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'It's Just Human Nature:' A New Book Examines Why Our Work Is Better When We Work Less Ready for the 4 day work week? Journalists Anne Helen Petersen and Charlie Warzel argue that conversations about the future of work too often miss the bigger picture.

By Frances Dodds Edited by Frances Dodds

This story appears in the December 2021 issue of Entrepreneur. Subscribe »

Davide Bonazzi

In 2017, reporters Anne Helen Petersen and Charlie Warzel moved from New York City to Missoula, Mont., and started asking some existential questions. The couple — who both wrote for BuzzFeed at the time — were working from home and began to feel like something was fundamentally off about the remote work bargain. Why, in our own homes, are we expected to structure our lives around office norms if they don't even make us more productive? Why are we beholden to working 40 hours a week if we'd deliver better results in 30? Why are all these tools meant to enable communication starting to feel more like surveillance? When the pandemic plunged millions into the quagmire of working from home, Warzel and Petersen realized we were at a cultural inflection point. Their new book, Out of Office, explores what comes next. Here, Warzel and Petersen explain why we should be talking about how we work, not just where.

"Flexibility" was the great promise of remote work, but many employees feel even more pressure to perform when working at home — racing to respond to emails and Slacks, proving they're always "on." Why does it all feel so unsatisfactory?

Petersen: Terms like flexibility and culture came up a lot while researching the book. It was a breakthrough when I realized that the way companies conceive of these ideas is so different from the way individuals understand them. Historically, companies have described remote or hybrid work as "flexible," which sounds very positive. But really, it's been used to talk about making life much more precarious for the worker in favor of corporate profits. We're not saying this should switch altogether. If the corporation never benefits, there's no corporation. But how can these concepts benefit the corporation and the employee?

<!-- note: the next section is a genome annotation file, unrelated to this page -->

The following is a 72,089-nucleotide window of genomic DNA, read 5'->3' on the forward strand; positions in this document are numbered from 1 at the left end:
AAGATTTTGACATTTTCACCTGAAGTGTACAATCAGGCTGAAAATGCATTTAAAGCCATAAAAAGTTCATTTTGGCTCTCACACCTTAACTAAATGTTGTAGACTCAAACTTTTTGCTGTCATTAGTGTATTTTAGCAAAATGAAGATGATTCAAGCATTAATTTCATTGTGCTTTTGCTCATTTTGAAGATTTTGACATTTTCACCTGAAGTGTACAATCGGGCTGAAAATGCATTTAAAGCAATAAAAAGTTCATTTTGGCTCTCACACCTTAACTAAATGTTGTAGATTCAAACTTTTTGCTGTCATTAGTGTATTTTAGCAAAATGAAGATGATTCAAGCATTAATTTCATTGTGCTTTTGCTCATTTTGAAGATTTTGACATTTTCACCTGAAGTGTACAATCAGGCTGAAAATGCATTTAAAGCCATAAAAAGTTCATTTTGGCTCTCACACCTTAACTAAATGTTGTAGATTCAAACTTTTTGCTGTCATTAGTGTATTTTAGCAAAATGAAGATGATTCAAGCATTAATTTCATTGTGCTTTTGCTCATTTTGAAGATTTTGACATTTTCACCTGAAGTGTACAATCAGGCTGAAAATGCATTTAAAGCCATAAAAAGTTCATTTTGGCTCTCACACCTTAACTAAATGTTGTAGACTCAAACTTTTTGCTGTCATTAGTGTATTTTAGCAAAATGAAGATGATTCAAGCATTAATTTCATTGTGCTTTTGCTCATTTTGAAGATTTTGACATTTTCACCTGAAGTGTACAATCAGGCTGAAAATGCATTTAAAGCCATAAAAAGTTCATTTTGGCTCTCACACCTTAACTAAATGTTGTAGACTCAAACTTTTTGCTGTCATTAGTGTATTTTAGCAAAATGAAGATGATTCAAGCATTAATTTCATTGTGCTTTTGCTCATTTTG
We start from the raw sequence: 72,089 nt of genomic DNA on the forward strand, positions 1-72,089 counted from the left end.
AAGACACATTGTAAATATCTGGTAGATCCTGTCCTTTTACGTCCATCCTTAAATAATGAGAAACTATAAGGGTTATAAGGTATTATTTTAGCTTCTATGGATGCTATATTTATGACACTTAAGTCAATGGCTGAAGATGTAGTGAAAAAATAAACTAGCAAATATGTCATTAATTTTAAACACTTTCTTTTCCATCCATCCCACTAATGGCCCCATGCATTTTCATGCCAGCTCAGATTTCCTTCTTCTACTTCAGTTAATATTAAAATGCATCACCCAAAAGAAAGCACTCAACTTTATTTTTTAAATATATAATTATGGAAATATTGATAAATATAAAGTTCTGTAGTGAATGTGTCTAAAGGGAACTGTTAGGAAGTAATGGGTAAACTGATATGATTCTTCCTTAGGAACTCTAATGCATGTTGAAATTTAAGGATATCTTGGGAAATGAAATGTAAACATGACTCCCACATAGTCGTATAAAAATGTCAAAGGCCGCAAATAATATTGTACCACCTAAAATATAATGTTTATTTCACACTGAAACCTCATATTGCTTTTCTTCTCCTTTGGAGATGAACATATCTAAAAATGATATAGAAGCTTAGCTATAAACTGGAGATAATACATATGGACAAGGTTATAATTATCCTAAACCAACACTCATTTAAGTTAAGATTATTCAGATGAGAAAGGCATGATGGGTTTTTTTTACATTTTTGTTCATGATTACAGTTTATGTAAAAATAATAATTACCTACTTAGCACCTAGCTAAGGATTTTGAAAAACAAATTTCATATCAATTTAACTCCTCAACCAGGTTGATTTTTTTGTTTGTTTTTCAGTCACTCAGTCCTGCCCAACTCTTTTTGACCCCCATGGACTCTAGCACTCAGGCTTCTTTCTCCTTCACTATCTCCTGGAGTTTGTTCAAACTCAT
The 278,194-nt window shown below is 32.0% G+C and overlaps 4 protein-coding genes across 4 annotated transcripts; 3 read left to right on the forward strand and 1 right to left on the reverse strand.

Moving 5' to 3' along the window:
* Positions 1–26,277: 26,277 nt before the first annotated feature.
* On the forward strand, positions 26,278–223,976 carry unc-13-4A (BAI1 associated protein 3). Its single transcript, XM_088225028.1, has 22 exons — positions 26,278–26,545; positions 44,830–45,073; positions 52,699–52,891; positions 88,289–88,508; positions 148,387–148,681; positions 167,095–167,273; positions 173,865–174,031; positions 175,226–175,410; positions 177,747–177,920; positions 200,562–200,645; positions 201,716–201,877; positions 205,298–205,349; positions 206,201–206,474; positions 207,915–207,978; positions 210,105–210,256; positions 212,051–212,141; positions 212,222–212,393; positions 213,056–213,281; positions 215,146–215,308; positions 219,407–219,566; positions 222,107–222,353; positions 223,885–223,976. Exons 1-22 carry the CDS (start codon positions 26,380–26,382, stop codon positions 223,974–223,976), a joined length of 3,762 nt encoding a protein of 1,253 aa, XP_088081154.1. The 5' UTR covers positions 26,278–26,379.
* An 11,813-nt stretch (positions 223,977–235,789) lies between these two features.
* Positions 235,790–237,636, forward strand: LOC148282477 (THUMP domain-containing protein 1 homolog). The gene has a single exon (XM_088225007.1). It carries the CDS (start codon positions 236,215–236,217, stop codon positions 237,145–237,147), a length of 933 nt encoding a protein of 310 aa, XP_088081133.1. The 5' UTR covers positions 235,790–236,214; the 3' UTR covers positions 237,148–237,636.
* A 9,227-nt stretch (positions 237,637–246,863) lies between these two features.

Warzel: When we moved to Montana and started working from home, we were trying to figure out how to make our working lives more flexible. For me, a big thing was taking time in the middle of the day to exercise. I felt unbelievably guilty, like I was stealing time away from my company — despite the fact I was making that work up at different times, and even on weekends. It was this unstated idea that my day did not belong to me. You must bend over backward for your company when none of that flexibility is translated to you.

Related: Remote Work Is Here to Stay: Are You Ready for the New Way of Life?

Does that guilt come from a sense of scarcity? It's hard to shake the belief that we're "lucky" to have jobs.

Warzel: The American work culture runs on that idea of precarity and scarcity. It's the way it induces productivity, and it's really, really, really messed up. For employers, maintaining the idea of scarcity keeps everyone on their toes. But it's such a short-term, shortsighted way of running a business. It's how you induce churn and turnover, and right now we're seeing the fruits of that culture and management style come to bear with the "Great Resignation."